#SAadvocates Go To Washington

More than 40 student affairs professionals gathered in Washington, D.C., earlier this month to learn about and engage with their representative governments as #SAadvocates.

NASPA Hill Days participants spent a day learning from experts about how student affairs practitioners can develop approaches to promote advocacy and activism on a city, state and national level, before heading to the Hill for the National Student Affairs Day of Action.

As a part of the inaugural National Student Affairs Day of Action the #SAadvocates and a handful of NASPA summer interns met with the offices of 60 Members of Congress to discuss higher education policy from student affairs perspectives. NASPA President Kevin Kruger, NASPA Director of Research and Practice Jill Dunlap, and four Day of Action participants then had the opportunity to engage in a listening session on Title IX with Deputy Assistant Secretary for Policy and Development, William E. Trachman from the Education Department’s Office for Civil Rights.

Matt Van JuraAssistant Director, Leadership Programs, Ohio State University

In politics, “if you’re not at the table, you’re on the menu.” This was the advice from a panelist at Hill Days last week. The message underscored the importance of showing up in the policy decision-making process. Whether voting in elections, calling representatives, or engaging in face-to-face advocacy, each of us has the power to champion issues and programs we value. Otherwise, they may be ignored (or worse, eliminated) in an environment with competing priorities.

But sometimes it’s difficult finding your way to the table. As much as I love following politics and policy, I didn’t know the first step for how to more actively participate in policy decisions happening at the federal and state level. That’s why I was excited to see NASPA organize its first Hill Days program this year. Not only did the association organize a platform for members to get involved with policy work, we also learned about current issues in education policy and how to effectively communicate our concerns. A series of webinars over the months leading up to our D.C. visit prepared us with the necessary facts, and training on Monday July 16 provided time to practice our talking points with other association members. By the time we met with Members of Congress and their staff, our group was ready to engage and represent NASPA’s positions on behalf of our students.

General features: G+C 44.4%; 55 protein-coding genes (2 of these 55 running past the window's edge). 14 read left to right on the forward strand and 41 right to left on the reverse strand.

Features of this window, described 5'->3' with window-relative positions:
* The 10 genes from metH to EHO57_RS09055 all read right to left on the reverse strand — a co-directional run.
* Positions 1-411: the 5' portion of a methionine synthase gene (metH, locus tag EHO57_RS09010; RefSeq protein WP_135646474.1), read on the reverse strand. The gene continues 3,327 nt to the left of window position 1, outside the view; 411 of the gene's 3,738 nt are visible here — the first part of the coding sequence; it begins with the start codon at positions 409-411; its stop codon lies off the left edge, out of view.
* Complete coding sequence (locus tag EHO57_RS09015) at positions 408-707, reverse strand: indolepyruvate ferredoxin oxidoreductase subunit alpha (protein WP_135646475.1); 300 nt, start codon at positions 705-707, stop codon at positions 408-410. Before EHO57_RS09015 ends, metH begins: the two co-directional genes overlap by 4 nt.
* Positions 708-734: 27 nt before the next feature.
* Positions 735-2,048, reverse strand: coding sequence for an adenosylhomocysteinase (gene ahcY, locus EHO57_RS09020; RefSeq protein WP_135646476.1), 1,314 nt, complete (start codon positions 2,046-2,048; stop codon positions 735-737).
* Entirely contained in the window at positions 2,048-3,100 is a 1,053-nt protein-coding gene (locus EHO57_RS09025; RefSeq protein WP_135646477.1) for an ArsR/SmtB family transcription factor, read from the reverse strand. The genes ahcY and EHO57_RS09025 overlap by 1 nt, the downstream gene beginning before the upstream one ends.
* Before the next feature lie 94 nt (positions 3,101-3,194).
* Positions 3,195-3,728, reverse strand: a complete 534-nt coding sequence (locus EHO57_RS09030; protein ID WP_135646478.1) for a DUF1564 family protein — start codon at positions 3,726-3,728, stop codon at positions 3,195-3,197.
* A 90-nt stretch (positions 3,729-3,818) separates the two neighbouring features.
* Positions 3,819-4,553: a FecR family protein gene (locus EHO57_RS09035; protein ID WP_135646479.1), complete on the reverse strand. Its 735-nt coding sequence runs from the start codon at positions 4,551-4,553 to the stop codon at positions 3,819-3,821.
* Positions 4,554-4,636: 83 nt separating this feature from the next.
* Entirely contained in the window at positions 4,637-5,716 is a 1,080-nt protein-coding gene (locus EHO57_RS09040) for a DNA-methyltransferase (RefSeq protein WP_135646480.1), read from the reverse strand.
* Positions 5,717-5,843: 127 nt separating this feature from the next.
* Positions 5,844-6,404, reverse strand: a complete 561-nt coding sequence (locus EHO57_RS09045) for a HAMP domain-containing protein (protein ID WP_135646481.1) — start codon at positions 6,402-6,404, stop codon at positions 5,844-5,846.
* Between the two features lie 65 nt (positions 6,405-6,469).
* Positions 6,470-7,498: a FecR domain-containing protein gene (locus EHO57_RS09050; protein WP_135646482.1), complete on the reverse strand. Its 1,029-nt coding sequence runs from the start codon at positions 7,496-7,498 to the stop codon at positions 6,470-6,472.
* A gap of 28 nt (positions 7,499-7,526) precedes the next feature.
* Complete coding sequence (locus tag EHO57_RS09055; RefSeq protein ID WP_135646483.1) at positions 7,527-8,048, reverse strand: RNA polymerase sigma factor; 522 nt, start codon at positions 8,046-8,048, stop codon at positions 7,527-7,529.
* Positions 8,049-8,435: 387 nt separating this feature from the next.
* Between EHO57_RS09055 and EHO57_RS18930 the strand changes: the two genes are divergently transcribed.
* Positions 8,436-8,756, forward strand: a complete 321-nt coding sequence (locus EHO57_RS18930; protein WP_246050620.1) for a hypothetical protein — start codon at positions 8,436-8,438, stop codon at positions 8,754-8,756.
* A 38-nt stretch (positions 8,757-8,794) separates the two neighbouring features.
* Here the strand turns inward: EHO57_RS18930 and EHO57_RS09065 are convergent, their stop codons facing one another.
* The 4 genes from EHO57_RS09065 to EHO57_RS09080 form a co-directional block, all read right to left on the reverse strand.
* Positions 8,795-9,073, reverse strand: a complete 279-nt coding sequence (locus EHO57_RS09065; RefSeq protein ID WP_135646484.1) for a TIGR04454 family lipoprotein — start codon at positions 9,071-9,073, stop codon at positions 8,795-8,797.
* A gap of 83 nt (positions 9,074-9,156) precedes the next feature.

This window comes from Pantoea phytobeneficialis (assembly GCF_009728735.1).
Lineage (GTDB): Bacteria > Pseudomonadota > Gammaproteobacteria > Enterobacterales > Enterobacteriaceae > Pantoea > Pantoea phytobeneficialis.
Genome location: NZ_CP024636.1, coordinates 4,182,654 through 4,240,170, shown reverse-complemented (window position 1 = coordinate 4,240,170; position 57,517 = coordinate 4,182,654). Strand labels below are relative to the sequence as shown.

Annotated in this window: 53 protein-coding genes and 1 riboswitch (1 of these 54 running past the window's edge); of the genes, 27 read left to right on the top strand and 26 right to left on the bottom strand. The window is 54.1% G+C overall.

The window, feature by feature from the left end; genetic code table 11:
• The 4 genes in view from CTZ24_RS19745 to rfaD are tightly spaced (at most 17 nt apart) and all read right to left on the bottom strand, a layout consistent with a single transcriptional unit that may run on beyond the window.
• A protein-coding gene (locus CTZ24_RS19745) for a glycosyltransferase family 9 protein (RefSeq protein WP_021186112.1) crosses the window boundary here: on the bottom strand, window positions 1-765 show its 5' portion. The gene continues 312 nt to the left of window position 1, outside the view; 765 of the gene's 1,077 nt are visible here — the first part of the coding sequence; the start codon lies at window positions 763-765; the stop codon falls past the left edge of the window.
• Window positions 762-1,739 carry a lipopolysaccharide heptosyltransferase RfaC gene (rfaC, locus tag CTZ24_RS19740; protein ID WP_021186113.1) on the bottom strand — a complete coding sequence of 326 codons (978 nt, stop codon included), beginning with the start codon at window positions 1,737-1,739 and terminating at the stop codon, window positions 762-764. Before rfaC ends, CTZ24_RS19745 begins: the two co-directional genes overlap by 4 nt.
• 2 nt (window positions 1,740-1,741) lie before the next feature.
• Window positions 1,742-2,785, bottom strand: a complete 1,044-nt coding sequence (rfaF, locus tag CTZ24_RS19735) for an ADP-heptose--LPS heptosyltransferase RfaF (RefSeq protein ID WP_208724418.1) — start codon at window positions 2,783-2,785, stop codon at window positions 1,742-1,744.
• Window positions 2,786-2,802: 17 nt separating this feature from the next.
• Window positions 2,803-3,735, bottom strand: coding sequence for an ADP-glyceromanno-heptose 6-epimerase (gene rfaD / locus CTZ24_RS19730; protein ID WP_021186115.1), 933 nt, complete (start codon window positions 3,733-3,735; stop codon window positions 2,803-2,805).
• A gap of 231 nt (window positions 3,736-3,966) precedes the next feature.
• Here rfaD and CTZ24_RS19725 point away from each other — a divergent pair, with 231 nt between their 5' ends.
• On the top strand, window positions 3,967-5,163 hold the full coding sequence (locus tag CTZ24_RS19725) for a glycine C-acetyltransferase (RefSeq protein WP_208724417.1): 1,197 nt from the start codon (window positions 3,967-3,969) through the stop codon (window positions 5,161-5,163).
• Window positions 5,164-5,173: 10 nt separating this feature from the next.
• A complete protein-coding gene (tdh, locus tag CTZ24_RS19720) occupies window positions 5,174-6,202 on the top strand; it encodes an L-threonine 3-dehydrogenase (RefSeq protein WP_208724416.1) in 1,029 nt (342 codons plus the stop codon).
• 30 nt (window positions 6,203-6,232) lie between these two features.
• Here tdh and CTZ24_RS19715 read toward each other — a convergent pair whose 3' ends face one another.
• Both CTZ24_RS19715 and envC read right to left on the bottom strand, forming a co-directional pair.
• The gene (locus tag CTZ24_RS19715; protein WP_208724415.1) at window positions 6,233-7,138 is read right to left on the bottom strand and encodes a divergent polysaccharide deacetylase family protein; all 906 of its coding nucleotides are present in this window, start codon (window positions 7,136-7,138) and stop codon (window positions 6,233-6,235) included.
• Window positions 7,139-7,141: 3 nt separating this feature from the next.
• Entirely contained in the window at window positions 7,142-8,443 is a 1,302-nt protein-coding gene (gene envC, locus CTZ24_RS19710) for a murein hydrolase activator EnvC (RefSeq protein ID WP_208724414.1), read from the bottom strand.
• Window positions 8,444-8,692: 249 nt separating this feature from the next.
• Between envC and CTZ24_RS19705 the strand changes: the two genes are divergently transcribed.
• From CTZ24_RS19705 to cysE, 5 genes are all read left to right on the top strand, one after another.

Reflecting on this experience and what I’ll remember moving forward, the importance of community membership stands out. My day-to-day work focuses on community, and I’m sure the same is true for many NASPA members. Our work entails community-building in classrooms, residence halls, student unions, the list goes on. But we are also members of state, national and international communities, and we can’t forget the importance of community-building at this macro level. Decisions at the state and federal levels carry profound implications for students’ opportunities. At times it’s natural to feel disconnected or left out of these conversations, yet that’s where membership in groups like NASPA can help. In my opinion, one of the best outcomes from Hill Days was inviting new voices to the table and amplifying our voices in a way that wouldn’t have been possible by working separately.

Diana AliPolicy Analyst, NASPA

Working primarily as a policy analyst and content creator, I don’t often have opportunities to see the direct impact of my work on NASPA membership.  While ever increasing website traffic to the NASPA Research and Policy Institute webpage and consistency of participation in public policy related content and events show that student affairs professionals are interested in policy and advocacy opportunities, there’s nothing quite as reassuring as seeing and hearing excited feedback directly from our members’ mouths. The energy and passion I experienced as a planning committee team member throughout NASPA’s Hill Days and inaugural National Student Affairs Day of Action on July 16 and 17, truly fueled my policy wonk soul.  

I was able to see momentum build in the room during the opening plenary panel on July 16 as experts in higher education policy and government relations from the higher education association community set the framing for the day through a robust conversation on the current federal policy landscape with an emphasis on Title IX and immigration. I witnessed how energy picked up before lunch when staff from the House and Senate committees covering higher education policy also spoke off-the-record with Hill Day participants, offering insights and suggestions for making their visits with legislators effective and efficient. I was consistently inspired by how many questions Hill Days participants posed throughout afternoon workshops and noted the desire of participants to truly become vehicles of progress for the higher education community.

The next day, when Hill Days participants headed to the Capitol, I had trouble keeping my eyes off social media as #SAadvocates posts started populating my feed. I watched the selfies with Congressional members roll through my social media channels, observed the transition of my friends’, colleagues’, and communities’ Facebook profiles to reflect the Day of Action language, and saw individual faces light up at the end of the day when asked to explain the important impact they felt they had made that day through meetings with their elected officials. I felt increasingly inspired throughout the experience. Time and time again, I was able to speak collaboratively with Hill Days participants on ways to improve ease of access to advocacy opportunities at NASPA, and I kept thinking to myself, this is why I love my job.